I’m naturally a curious person. So I say, let’s see what today might bring. I think wisdom comes with age. A lot of it has to do with not getting too high or too low; you want to find a nice middle range to see what happens. I feel that way about life. I try and stay open to the impulses in the moment.

For example, your show may have been delayed but it’s also the same story that’s happening to everyone right now. So, once you remain open enough in the moment to see what the next moment will bring without becoming too busy ‘pursuing,’ you’ll realize that there's a lot to do even when it feels like there’s nothing happening. It's all a matter of perspective.

What led you to the practice of meditation - and how does help your creative and personal life?

I stated mediating when I was eighteen. I have no idea how people manage without it. I really didn’t think I could do it, but I decided to commit myself to it. Now I can’t imagine my life without it. Better. I may sound like a very ‘loosey-goosey’ practitioner but I’ve been doing meditation for such a long time now, it’s in my bones, it’s in my DNA. I've trained myself in being comfortable enough to look at myself, to try and understand my own projections. Getting comfortable with the places that are uncomfortable inside and being able to try and reach an ‘exalted state’ for a moment.

When you’re able to sit with the ‘uncomfortable’ and see what happens and not run away from it but moving inside the fear and breathe into it, an understanding may come. That’s what it takes when you get inside deep creative work as well and seeing where that takes you. You can get lost in an inner landscape if you do it well. You have no control.

Our ‘western’ life trains all of us about having to have control over everything, but I believe deep creative work comes from being able to release yourself enough to let the unconscious come without editing. You can always go back and edit things later through various techniques you've learned, shaping it but you don’t have to control the flow.

When you’re in the middle of a creative work, it's like a piece of magic. When you’re out of control and something bigger is steering you, you lose yourself and something takes over. It’s about surrendering yourself to something bigger.

A lot of us have developed ways of controlling, to keep ourselves safe and that’s probably for a lot of reasons. We have a practice of wanting to be in a safe environment. But when you let yourself go, so much more potential comes.

It’s the same idea that a lot of gardeners hold when they're gardening. It’s another form of meditation. You’re connecting to something outside of yourself which is allowing your nervous system to calm down and certain hormones get released.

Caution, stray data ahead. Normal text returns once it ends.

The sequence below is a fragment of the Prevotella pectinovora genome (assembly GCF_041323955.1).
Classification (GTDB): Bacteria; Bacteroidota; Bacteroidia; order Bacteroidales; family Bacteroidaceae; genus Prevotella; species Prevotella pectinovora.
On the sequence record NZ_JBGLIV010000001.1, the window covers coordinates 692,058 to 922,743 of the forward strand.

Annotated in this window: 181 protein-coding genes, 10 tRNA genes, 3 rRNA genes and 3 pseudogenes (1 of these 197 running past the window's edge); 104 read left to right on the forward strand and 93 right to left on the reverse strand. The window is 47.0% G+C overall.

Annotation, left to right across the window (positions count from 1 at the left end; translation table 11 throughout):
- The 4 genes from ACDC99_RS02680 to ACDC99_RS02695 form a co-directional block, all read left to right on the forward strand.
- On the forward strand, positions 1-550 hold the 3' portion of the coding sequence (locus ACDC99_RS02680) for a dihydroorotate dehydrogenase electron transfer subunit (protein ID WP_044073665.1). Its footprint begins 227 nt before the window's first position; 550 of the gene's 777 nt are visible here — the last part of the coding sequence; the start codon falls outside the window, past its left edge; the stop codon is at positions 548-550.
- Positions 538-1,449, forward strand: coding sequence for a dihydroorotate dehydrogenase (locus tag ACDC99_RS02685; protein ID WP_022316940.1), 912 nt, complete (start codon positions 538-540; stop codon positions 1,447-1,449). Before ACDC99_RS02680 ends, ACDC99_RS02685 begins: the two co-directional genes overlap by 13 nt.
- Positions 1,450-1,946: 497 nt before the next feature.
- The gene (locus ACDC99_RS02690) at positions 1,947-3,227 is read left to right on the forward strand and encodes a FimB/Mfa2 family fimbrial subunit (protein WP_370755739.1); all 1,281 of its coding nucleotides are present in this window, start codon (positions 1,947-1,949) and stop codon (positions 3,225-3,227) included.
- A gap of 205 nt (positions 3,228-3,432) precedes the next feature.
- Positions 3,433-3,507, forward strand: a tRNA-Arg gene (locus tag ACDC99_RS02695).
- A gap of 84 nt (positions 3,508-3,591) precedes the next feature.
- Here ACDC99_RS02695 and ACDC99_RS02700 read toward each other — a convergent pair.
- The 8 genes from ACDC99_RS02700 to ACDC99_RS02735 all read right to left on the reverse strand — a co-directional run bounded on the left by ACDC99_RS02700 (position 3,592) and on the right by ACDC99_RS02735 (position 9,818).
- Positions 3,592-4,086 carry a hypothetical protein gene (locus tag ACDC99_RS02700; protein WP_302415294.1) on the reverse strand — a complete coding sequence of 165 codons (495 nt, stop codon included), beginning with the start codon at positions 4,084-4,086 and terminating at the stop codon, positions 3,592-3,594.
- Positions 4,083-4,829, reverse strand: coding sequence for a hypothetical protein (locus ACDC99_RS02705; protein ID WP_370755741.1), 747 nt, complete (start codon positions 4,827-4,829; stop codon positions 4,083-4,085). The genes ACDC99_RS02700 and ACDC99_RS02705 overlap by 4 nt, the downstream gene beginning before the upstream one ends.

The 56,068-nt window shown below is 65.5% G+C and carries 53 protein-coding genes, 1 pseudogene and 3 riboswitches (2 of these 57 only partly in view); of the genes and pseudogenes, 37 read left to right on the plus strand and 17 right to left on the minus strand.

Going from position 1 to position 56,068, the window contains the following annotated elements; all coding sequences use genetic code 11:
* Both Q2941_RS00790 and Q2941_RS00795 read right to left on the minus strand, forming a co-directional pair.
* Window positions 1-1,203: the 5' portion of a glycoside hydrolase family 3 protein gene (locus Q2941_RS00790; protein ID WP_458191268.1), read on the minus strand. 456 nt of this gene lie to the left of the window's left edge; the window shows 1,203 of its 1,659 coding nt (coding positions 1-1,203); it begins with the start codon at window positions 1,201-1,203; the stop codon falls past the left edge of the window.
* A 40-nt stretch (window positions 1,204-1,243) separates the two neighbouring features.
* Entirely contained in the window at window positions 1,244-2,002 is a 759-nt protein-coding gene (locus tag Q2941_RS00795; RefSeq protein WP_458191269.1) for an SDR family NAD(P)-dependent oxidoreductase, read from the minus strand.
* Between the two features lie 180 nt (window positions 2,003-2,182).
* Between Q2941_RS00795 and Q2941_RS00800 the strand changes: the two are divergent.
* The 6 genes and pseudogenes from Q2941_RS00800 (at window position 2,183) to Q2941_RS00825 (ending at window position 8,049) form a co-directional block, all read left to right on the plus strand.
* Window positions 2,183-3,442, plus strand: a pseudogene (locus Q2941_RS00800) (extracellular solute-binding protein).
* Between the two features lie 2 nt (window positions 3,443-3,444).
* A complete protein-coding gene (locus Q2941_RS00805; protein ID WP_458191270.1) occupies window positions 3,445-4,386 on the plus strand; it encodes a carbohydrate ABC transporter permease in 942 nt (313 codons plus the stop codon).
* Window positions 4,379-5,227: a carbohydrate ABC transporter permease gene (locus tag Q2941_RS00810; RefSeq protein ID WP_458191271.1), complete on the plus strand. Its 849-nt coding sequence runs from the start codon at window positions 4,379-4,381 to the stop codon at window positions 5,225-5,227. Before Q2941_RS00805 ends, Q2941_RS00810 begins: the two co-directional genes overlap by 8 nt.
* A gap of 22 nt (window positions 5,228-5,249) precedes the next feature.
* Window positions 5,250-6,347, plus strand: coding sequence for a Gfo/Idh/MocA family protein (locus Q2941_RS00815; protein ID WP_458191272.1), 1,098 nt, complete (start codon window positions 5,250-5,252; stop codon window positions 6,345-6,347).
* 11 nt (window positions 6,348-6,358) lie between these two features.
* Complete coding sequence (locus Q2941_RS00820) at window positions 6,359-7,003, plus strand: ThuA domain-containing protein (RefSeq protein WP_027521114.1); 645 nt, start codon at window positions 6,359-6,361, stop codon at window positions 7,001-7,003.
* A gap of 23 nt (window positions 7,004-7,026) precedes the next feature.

I think it’s a very good thing to have a practice like that. When I was eighteen years old, I began to meditate. I set a three-minute egg timer and promised myself I would meditate for exactly that time, but of course my body was racing but I meditated. I really wanted to understand what it was all about. So I continued, and I found that I could do it for five minutes, and then ten minutes, and then fifteen minutes. And when I went into a deep meditation an hour had passed and I didn’t know where I was; I was gone. But it was years before I realized I could do that.

We have no other choice but to go forward as artists and human beings in a world incredibly different than anything we could have imagined.

I think it’s the idea of sharing in general. No one is alone and by sharing your words, your thoughts and your feelings and they’re held in safety and not in judgment, it allows us to connect with each other. To know that we’re not alone. When I’m having these workshops with my students online, we’re able to connect that way. It’s all about staying connected so that we can hear what we’re thinking, to allow ourselves to be vulnerable in a safe space and express our deepest thoughts in this way. And in this way we become a bigger container and we don’t feel like we’re in such isolation; we’re really in a much bigger sense of connection.

Another thing that’s occurred is I’ve never been so connected to my grandchildren. They have iPad and my ten-year old says to me: “I want to FaceTime with you. And we’re discussing things we didn’t know about each other. I didn’t know that we both like dark chocolate, who knew! He says: “This is so much fun!” So we’re talking about the things we’re doing and there’s so many gifts being given to us at this time even with everything we’re going through.

I went through a bout of breast cancer. I will say in the end, it was a wonderful gift. Of course, it was not a gift I’d ask for or that I wanted or that I’d wish on anyone, but it still became a gift with enormous benefits. And in the same way, it’s the same gifts that we’re being given now – to discover in the moment. And luckily we have this technology which brings everyone closer than they did during the 1918 Spanish Flu; they didn’t have this opportunity available to them. We’re very lucky in so many ways.


"It is a law of life that man cannot live for himself alone. Extreme individualism is insanity. The world's problems are also our personal problems. Health is achieved through maintaining our personal truth in a balanced relation of love to the rest of the world. No expression is more emblematic of this relation than the creative act which we call art. No art by its very constitution typifies the social nature of that creative act more than the theatre. The theatre, to be fully understood and appreciated, must be seen as a manifestation of this process of interchange between society and the individual. It must be judged as a continuous development of groups of individuals within society, a development which becomes richer, acquires greater force and value as it grows with the society in which it originates. Only in this way can the theatre nourish us.  - Harold Clurman